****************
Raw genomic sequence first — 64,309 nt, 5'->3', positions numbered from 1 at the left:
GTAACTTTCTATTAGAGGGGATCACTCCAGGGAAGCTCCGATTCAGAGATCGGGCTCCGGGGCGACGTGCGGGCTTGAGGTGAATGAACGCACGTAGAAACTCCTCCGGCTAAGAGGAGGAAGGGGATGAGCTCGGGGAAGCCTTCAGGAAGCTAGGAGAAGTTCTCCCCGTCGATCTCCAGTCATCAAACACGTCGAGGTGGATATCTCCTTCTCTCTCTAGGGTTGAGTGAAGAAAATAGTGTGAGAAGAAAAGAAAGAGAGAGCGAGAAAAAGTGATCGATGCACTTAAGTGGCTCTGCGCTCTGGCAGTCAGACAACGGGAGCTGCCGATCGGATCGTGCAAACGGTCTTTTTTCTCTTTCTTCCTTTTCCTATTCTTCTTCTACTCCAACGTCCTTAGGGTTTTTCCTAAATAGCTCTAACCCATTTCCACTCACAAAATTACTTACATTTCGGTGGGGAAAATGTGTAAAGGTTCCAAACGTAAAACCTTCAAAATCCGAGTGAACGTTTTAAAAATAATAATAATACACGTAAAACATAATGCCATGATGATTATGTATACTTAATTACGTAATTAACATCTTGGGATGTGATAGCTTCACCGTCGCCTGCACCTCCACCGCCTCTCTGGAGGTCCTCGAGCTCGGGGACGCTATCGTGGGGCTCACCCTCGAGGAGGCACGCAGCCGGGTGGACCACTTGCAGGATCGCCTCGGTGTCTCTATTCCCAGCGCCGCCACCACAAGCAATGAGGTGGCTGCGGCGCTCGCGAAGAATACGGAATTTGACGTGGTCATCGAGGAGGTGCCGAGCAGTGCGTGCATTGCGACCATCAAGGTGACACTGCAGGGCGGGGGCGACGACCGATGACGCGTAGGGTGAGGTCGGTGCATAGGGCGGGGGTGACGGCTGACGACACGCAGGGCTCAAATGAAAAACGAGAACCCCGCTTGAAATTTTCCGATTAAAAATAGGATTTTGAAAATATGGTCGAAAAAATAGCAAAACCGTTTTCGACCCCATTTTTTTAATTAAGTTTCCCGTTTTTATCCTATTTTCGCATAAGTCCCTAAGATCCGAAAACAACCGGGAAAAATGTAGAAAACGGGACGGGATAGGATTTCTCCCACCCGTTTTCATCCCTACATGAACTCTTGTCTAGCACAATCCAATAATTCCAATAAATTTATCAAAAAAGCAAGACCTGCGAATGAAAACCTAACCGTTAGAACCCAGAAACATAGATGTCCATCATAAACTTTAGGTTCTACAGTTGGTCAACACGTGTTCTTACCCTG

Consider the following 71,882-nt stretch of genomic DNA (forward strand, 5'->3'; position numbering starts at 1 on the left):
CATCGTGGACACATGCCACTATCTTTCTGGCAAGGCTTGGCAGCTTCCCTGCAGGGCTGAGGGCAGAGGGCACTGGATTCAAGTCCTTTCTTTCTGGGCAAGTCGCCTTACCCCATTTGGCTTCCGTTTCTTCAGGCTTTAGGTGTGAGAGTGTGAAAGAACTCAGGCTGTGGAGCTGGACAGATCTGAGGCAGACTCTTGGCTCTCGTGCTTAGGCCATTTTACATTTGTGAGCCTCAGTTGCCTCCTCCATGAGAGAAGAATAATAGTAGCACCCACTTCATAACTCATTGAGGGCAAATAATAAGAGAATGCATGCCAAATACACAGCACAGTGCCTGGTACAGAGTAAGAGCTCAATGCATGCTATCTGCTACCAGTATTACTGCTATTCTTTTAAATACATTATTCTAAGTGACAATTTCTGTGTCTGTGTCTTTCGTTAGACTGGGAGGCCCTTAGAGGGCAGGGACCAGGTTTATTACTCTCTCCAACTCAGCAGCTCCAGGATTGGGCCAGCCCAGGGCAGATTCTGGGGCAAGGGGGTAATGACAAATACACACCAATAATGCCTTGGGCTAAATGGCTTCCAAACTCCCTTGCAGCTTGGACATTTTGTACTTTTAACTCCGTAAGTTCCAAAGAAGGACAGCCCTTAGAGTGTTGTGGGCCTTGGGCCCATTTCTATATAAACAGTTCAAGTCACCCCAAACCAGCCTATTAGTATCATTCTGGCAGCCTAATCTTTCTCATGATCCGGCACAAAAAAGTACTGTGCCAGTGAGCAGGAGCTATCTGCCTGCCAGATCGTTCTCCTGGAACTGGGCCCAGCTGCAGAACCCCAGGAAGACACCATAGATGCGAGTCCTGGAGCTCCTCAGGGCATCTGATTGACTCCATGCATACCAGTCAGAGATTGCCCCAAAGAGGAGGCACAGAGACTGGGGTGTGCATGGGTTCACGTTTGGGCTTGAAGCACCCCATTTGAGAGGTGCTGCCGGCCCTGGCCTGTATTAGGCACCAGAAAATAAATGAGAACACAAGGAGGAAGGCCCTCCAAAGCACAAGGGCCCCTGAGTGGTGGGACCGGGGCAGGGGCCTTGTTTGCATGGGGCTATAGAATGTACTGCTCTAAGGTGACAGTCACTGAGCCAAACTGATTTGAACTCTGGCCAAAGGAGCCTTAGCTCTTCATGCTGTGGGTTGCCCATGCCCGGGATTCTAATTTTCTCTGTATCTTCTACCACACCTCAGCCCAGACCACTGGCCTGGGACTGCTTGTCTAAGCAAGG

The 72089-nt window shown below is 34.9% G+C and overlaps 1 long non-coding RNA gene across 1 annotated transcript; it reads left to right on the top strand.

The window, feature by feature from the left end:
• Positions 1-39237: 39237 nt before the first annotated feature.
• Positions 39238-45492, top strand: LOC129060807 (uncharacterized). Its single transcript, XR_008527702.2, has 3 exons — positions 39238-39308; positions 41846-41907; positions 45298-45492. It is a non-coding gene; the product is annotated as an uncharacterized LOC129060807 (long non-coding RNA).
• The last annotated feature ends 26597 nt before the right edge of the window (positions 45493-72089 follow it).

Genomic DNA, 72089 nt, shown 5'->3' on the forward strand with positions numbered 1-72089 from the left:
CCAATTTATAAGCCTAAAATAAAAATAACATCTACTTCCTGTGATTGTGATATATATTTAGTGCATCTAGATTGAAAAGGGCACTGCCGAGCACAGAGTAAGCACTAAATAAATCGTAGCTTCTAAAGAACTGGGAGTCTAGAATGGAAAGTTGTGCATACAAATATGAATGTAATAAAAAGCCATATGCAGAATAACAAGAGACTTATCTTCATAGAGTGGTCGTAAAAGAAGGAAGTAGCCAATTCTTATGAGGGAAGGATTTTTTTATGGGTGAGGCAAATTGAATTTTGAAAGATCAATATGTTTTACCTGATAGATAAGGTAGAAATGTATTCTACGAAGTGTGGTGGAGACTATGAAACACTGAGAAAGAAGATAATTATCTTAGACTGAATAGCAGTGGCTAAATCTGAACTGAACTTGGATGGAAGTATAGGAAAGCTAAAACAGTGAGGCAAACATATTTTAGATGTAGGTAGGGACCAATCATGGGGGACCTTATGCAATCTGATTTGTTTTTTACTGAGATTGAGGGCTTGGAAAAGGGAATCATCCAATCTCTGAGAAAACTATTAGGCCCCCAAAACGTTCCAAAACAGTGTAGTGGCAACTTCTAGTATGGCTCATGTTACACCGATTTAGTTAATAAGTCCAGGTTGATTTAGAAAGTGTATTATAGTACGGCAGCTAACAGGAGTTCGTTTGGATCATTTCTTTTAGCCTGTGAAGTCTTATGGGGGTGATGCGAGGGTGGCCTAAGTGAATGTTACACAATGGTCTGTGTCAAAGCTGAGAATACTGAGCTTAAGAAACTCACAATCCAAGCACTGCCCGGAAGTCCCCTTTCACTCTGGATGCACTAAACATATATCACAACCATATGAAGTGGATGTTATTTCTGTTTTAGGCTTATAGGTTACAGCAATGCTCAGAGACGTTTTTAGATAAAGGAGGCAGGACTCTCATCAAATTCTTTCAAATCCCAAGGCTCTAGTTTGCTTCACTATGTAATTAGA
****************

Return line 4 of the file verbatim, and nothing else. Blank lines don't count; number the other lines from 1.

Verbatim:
CATCGTGGACACATGCCACTATCTTTCTGGCAAGGCTTGGCAGCTTCCCTGCAGGGCTGAGGGCAGAGGGCACTGGATTCAAGTCCTTTCTTTCTGGGCAAGTCGCCTTACCCCATTTGGCTTCCGTTTCTTCAGGCTTTAGGTGTGAGAGTGTGAAAGAACTCAGGCTGTGGAGCTGGACAGATCTGAGGCAGACTCTTGGCTCTCGTGCTTAGGCCATTTTACATTTGTGAGCCTCAGTTGCCTCCTCCATGAGAGAAGAATAATAGTAGCACCCACTTCATAACTCATTGAGGGCAAATAATAAGAGAATGCATGCCAAATACACAGCACAGTGCCTGGTACAGAGTAAGAGCTCAATGCATGCTATCTGCTACCAGTATTACTGCTATTCTTTTAAATACATTATTCTAAGTGACAATTTCTGTGTCTGTGTCTTTCGTTAGACTGGGAGGCCCTTAGAGGGCAGGGACCAGGTTTATTACTCTCTCCAACTCAGCAGCTCCAGGATTGGGCCAGCCCAGGGCAGATTCTGGGGCAAGGGGGTAATGACAAATACACACCAATAATGCCTTGGGCTAAATGGCTTCCAAACTCCCTTGCAGCTTGGACATTTTGTACTTTTAACTCCGTAAGTTCCAAAGAAGGACAGCCCTTAGAGTGTTGTGGGCCTTGGGCCCATTTCTATATAAACAGTTCAAGTCACCCCAAACCAGCCTATTAGTATCATTCTGGCAGCCTAATCTTTCTCATGATCCGGCACAAAAAAGTACTGTGCCAGTGAGCAGGAGCTATCTGCCTGCCAGATCGTTCTCCTGGAACTGGGCCCAGCTGCAGAACCCCAGGAAGACACCATAGATGCGAGTCCTGGAGCTCCTCAGGGCATCTGATTGACTCCATGCATACCAGTCAGAGATTGCCCCAAAGAGGAGGCACAGAGACTGGGGTGTGCATGGGTTCACGTTTGGGCTTGAAGCACCCCATTTGAGAGGTGCTGCCGGCCCTGGCCTGTATTAGGCACCAGAAAATAAATGAGAACACAAGGAGGAAGGCCCTCCAAAGCACAAGGGCCCCTGAGTGGTGGGACCGGGGCAGGGGCCTTGTTTGCATGGGGCTATAGAATGTACTGCTCTAAGGTGACAGTCACTGAGCCAAACTGATTTGAACTCTGGCCAAAGGAGCCTTAGCTCTTCATGCTGTGGGTTGCCCATGCCCGGGATTCTAATTTTCTCTGTATCTTCTACCACACCTCAGCCCAGACCACTGGCCTGGGACTGCTTGTCTAAGCAAGG